SNAP Participants Will Soon Be Able to Use Food Stamps to Buy Food Online

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Buying food online has become standard, if not the standard quite yet.

FreshDirect, Amazon Prime Now, ShopRite, and many more services provide grocery delivery to those who purchase their food online. Shoppers like these services; online grocery sales are expected to quadruple over the next five years, according to some surveys.

But there’s one important demographic that can benefit from these services and, until now, had no access to them. About 43 million Americans use the Supplemental Nutrition Assistance Program, or SNAP, better known as food stamps. The USDA announced this week that SNAP is rolling out a pilot program—first in New York, quickly expanding to other states—allowing SNAP benefits to be used for online groceries.

The first three partners for SNAP online shopping are Walmart, Amazon, and ShopRite. Amazon’s Prime Now grocery delivery has previously been available only to those who subscribe to the $119 per year Amazon Prime subscription, but the company will be waiving that requirement for those using SNAP. The USDA also noted that more companies will be joining shortly—and why wouldn’t they? This is a huge new market to tap.

This addition could be easily written off as a benefit to the huge corporations who can currently handle the low profit margins of grocery delivery, or some kind of technocratic gesture. But it actually could serve a meaningful benefit to those using SNAP. The vast majority of SNAP recipients work—74 percent worked either in the month they used SNAP, or in the year surrounding that month—but usually in low-paying, unstable jobs. These jobs are often demanding in terms of hours, and making a trip to a grocery store can eat up valuable time that people just don’t have.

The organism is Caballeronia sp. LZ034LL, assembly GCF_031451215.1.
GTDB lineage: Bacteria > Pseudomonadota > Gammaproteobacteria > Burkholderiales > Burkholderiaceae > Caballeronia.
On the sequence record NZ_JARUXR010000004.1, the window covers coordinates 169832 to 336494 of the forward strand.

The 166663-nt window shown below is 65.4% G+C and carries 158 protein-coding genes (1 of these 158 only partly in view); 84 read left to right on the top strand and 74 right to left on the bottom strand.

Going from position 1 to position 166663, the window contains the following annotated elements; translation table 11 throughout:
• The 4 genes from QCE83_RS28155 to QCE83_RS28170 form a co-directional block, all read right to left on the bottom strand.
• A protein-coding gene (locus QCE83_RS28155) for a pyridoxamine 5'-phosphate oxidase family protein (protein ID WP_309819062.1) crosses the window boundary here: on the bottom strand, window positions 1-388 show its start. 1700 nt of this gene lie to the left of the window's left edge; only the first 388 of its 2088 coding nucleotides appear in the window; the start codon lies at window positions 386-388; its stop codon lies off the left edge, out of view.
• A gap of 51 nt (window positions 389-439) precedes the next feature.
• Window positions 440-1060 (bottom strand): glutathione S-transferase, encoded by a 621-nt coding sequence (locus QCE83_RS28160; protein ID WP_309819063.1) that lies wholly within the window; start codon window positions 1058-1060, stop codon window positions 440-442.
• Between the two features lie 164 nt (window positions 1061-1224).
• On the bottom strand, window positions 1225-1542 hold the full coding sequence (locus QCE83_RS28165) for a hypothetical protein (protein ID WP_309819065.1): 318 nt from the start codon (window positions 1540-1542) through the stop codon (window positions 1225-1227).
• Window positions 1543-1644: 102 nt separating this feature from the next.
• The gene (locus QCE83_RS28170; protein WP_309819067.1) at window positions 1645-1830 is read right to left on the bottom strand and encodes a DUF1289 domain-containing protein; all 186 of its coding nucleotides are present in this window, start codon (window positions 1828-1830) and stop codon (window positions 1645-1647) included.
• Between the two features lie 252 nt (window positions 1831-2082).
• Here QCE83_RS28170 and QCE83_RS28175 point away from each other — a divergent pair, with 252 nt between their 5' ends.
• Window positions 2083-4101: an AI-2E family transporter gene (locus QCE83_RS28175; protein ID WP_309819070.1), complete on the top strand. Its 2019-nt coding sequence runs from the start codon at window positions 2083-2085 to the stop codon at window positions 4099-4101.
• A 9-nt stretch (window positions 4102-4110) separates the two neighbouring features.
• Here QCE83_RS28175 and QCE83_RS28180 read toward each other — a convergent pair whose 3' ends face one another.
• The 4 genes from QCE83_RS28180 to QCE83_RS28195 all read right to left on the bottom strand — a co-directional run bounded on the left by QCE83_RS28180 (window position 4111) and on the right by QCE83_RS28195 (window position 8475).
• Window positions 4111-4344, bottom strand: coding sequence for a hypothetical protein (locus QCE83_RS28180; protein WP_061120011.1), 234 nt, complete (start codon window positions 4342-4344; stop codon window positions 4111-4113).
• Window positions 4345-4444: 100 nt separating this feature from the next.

Another issue is actually being able to get groceries. SNAP recipients are far more likely than non-SNAP recipients to live in a “food desert,” an area without places nearby to get fresh produce. Delivery services, with orders placed online, could be an outsized help in some of these cases—not all, but some.

The downside here is that online delivery is often significantly more expensive than going to a grocery store, and that the SNAP benefits don’t cover service or delivery fees, which are usually around $7 to $10. Ideally those fees would be waived, and even more ideally, food prices would be subsidized, but, you know, nothing’s perfect.




SNAP Participants Will Soon Be Able to Use Food Stamps to Buy Food Online